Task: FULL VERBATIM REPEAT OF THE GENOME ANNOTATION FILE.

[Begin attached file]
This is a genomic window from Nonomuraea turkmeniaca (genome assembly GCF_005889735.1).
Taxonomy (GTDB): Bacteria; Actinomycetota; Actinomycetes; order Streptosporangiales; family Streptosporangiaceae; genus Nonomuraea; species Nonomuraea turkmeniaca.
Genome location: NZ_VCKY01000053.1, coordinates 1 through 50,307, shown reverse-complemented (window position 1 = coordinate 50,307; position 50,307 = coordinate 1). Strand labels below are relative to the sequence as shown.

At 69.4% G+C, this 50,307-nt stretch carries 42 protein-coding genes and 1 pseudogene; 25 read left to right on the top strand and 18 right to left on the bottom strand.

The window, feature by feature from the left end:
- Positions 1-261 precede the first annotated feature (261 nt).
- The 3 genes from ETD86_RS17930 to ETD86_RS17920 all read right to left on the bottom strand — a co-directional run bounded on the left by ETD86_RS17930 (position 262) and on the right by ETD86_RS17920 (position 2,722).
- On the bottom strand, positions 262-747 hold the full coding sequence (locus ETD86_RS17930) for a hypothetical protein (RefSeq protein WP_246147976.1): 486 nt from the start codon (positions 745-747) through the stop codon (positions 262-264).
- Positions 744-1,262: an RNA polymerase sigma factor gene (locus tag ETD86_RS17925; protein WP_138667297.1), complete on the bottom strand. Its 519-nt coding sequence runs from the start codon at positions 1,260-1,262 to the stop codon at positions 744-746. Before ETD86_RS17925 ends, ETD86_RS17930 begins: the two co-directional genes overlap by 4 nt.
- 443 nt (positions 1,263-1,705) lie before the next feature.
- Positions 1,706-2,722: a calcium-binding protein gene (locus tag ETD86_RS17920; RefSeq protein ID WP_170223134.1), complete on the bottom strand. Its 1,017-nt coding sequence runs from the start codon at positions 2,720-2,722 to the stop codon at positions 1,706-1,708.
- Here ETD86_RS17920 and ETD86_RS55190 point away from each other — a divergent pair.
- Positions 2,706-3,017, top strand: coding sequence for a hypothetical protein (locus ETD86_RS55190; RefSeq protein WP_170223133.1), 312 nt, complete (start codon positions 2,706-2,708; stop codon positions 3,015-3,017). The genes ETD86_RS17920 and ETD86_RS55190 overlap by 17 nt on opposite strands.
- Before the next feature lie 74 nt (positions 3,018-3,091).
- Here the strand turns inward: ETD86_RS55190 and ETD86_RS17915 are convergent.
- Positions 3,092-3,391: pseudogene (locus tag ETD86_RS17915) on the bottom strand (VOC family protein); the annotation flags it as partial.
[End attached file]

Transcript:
This is a genomic window from Nonomuraea turkmeniaca (genome assembly GCF_005889735.1).
Taxonomy (GTDB): Bacteria; Actinomycetota; Actinomycetes; order Streptosporangiales; family Streptosporangiaceae; genus Nonomuraea; species Nonomuraea turkmeniaca.
Genome location: NZ_VCKY01000053.1, coordinates 1 through 50,307, shown reverse-complemented (window position 1 = coordinate 50,307; position 50,307 = coordinate 1). Strand labels below are relative to the sequence as shown.

At 69.4% G+C, this 50,307-nt stretch carries 42 protein-coding genes and 1 pseudogene; 25 read left to right on the top strand and 18 right to left on the bottom strand.

The window, feature by feature from the left end:
- Positions 1-261 precede the first annotated feature (261 nt).
- The 3 genes from ETD86_RS17930 to ETD86_RS17920 all read right to left on the bottom strand — a co-directional run bounded on the left by ETD86_RS17930 (position 262) and on the right by ETD86_RS17920 (position 2,722).
- On the bottom strand, positions 262-747 hold the full coding sequence (locus ETD86_RS17930) for a hypothetical protein (RefSeq protein WP_246147976.1): 486 nt from the start codon (positions 745-747) through the stop codon (positions 262-264).
- Positions 744-1,262: an RNA polymerase sigma factor gene (locus tag ETD86_RS17925; protein WP_138667297.1), complete on the bottom strand. Its 519-nt coding sequence runs from the start codon at positions 1,260-1,262 to the stop codon at positions 744-746. Before ETD86_RS17925 ends, ETD86_RS17930 begins: the two co-directional genes overlap by 4 nt.
- 443 nt (positions 1,263-1,705) lie before the next feature.
- Positions 1,706-2,722: a calcium-binding protein gene (locus tag ETD86_RS17920; RefSeq protein ID WP_170223134.1), complete on the bottom strand. Its 1,017-nt coding sequence runs from the start codon at positions 2,720-2,722 to the stop codon at positions 1,706-1,708.
- Here ETD86_RS17920 and ETD86_RS55190 point away from each other — a divergent pair.
- Positions 2,706-3,017, top strand: coding sequence for a hypothetical protein (locus ETD86_RS55190; RefSeq protein WP_170223133.1), 312 nt, complete (start codon positions 2,706-2,708; stop codon positions 3,015-3,017). The genes ETD86_RS17920 and ETD86_RS55190 overlap by 17 nt on opposite strands.
- Before the next feature lie 74 nt (positions 3,018-3,091).
- Here the strand turns inward: ETD86_RS55190 and ETD86_RS17915 are convergent.
- Positions 3,092-3,391: pseudogene (locus tag ETD86_RS17915) on the bottom strand (VOC family protein); the annotation flags it as partial.